By Morgan Vines, BounceBack Editorial Staff
Breaking up is hard to do, but who is it harder on?
The person being dumped suffers the obvious shock, sadness and anger that come with this news, but they also have no choice other than to move on and bounce back from the blow. The person doing the dumping has to make a (most likely) permanent decision, weighing strong feelings against logic. They may even end up questioning their choice long after the breakup. So is it fair to paint this party as evil and overlook their pain?
Of course, just like in a criminal trial there are aggravating circumstances to a relationship breakup. If your partner sends you a "get lost" text while they've got their arms around someone new, then they give up their right to any sadness or regret. (Remember this if they try to come crawling back.) But other than these most evil of cases, it can actually be therapeutic to slip inside the mind of someone contemplating a breakup.
It's easy to wrap yourself up in a relationship, forgetting the outside world so quickly that when you look back you don't know how everyone else disappeared. So naturally, when doubt creeps in we try to ignore it because we want to hold on to this relationship that has become everything to us. If you're in a toxic relationship or one in which your wants just don't line up anymore, it can be nearly impossible to clear your head enough to recognize it. And once you can see straight, it takes courage to face the facts and make the decision to move on with your life.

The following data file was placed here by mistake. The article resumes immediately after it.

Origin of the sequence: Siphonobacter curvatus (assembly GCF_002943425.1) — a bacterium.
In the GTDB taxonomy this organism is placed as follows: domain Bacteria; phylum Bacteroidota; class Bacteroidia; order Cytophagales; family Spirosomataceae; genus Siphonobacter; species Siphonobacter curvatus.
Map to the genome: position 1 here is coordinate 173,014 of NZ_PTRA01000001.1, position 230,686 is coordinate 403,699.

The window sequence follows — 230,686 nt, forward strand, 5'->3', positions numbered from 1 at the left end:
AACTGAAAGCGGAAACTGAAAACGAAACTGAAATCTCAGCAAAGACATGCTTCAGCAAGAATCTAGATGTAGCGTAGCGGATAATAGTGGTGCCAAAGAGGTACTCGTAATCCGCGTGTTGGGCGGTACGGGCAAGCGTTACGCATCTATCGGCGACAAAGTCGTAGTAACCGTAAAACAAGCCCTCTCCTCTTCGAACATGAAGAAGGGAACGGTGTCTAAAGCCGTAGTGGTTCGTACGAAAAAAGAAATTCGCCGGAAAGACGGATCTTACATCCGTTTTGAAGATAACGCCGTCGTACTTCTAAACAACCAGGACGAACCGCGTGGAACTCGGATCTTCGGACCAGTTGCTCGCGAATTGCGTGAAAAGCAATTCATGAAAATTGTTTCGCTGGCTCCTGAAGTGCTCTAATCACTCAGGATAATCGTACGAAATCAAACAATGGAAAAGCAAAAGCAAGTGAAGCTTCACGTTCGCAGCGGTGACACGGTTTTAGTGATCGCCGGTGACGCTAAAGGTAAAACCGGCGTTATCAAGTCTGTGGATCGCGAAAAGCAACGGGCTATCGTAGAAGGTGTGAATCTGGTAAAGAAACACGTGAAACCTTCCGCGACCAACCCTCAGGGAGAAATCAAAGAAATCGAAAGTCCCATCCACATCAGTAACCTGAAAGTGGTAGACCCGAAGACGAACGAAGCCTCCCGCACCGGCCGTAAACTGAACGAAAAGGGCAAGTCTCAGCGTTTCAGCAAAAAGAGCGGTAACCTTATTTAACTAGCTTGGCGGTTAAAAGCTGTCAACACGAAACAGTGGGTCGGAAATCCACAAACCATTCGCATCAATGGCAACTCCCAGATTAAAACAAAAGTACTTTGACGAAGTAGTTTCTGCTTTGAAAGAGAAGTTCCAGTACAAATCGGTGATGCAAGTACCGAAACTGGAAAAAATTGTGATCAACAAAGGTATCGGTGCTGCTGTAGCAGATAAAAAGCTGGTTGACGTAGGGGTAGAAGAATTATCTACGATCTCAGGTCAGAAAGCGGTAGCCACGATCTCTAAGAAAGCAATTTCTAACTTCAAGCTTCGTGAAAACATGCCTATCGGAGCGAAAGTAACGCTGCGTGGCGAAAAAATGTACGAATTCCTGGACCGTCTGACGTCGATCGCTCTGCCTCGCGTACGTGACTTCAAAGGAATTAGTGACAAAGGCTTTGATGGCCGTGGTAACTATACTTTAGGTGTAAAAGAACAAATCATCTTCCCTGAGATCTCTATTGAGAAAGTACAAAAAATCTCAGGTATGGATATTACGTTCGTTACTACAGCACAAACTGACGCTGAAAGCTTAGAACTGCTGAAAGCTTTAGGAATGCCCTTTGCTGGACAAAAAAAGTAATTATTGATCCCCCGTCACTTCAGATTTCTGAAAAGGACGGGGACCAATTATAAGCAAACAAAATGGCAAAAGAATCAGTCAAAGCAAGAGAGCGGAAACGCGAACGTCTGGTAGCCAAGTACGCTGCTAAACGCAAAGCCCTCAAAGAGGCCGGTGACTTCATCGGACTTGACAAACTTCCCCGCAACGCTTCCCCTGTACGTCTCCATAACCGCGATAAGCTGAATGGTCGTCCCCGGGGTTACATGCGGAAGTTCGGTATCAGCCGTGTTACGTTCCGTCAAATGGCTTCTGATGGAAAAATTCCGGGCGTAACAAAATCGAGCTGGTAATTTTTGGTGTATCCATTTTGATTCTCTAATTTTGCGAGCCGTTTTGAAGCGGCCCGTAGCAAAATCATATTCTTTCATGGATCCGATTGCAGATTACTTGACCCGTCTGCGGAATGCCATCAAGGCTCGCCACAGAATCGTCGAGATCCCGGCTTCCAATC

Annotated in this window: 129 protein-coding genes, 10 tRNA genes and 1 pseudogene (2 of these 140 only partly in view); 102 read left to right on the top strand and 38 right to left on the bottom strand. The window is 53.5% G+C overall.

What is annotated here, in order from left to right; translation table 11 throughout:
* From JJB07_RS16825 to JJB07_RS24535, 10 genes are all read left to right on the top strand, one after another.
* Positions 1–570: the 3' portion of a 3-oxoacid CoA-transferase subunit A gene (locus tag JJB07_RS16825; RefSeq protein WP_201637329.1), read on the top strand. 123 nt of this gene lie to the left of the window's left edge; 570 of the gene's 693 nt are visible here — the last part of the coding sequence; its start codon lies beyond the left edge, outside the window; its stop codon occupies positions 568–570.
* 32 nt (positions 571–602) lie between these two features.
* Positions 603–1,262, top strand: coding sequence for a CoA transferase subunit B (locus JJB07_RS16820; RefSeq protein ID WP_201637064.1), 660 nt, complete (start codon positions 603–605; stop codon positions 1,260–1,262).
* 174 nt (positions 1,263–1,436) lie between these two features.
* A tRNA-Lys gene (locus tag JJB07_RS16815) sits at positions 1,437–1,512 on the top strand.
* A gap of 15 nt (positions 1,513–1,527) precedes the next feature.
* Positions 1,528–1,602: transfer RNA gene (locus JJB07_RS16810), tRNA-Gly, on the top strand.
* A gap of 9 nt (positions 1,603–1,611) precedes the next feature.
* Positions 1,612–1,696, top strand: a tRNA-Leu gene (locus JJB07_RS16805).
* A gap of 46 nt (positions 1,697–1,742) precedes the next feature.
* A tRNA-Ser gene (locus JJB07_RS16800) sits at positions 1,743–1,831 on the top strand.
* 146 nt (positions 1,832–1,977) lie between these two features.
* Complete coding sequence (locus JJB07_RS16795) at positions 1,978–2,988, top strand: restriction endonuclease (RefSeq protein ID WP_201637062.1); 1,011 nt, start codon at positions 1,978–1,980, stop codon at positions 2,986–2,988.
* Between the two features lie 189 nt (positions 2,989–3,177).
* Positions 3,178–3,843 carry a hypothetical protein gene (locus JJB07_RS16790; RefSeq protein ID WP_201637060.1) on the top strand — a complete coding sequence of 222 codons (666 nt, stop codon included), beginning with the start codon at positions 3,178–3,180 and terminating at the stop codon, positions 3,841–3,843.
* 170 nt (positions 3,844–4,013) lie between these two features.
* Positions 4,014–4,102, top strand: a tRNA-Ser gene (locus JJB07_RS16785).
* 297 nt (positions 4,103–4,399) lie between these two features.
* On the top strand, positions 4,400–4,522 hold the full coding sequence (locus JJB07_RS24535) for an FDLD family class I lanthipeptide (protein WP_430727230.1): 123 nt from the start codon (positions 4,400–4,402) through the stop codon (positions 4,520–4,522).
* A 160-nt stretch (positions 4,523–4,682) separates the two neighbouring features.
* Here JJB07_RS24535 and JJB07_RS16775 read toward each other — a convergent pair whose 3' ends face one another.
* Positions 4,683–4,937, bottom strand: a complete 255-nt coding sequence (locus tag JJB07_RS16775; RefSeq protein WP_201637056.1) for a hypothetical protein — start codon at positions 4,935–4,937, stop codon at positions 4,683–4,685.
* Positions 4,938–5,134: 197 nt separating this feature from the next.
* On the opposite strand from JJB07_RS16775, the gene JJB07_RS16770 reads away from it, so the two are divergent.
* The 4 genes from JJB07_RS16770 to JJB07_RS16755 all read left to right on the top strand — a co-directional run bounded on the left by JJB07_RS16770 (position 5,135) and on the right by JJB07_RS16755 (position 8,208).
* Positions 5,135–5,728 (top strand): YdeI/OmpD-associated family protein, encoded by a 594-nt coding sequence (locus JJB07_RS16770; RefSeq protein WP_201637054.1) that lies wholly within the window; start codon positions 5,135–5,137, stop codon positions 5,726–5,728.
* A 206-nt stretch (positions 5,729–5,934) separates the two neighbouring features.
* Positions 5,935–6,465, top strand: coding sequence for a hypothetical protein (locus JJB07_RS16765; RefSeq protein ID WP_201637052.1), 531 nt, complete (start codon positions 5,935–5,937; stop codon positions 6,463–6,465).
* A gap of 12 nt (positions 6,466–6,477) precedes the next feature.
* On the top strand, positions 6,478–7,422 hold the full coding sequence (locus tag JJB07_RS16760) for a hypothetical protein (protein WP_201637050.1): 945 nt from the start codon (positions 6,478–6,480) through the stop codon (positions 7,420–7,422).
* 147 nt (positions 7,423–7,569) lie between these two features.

Not only does the dumper face the possibility of regret, but they also incur the guilt of breaking the heart of someone they used to or even still do love. Unless you're ruthless and thrive on hurting others, delivering this news to your partner is not a glitzy Saturday night out. No matter what any expert tries to advise, there's no way to "let them down easy". Sometimes the crying, begging and pleading that "things will be different this time" are just too hard to resist. Just like the one getting dumped, the person ending it also has to face being alone again. This can send such a shock to the system that it's easy to confuse loneliness with the desire to get back together with your ex. Then people end up staying together without really having the capability to make each other happy, perpetuating the cycle of misery that causes couples to hate each other.
Regardless of how long the relationship lasted, both parties will feel sadness to some extent over its loss. You shared happy memories which are painful to erase.
There's one cliché piece of wisdom that's easier said than absorbed, but is actually true for both parties involved. It doesn't benefit anyone to stay with someone when the feelings have faded or a disagreement over values leaves you thinking twice.
Do you think the person who initiates a relationship breakup is allowed to feel heartbroken?
Morgan Vines is a writer with a background in television production.
BounceBack is helping people find happiness after heartbreak from a relationship breakup or divorce. It's a place to tell your story, get advice from experts, and share what you've learned with others in similar situations. Heartbreaks happen to everyone. And we believe everyone has the potential to bounce back to life and move forward. www.bounceback.com
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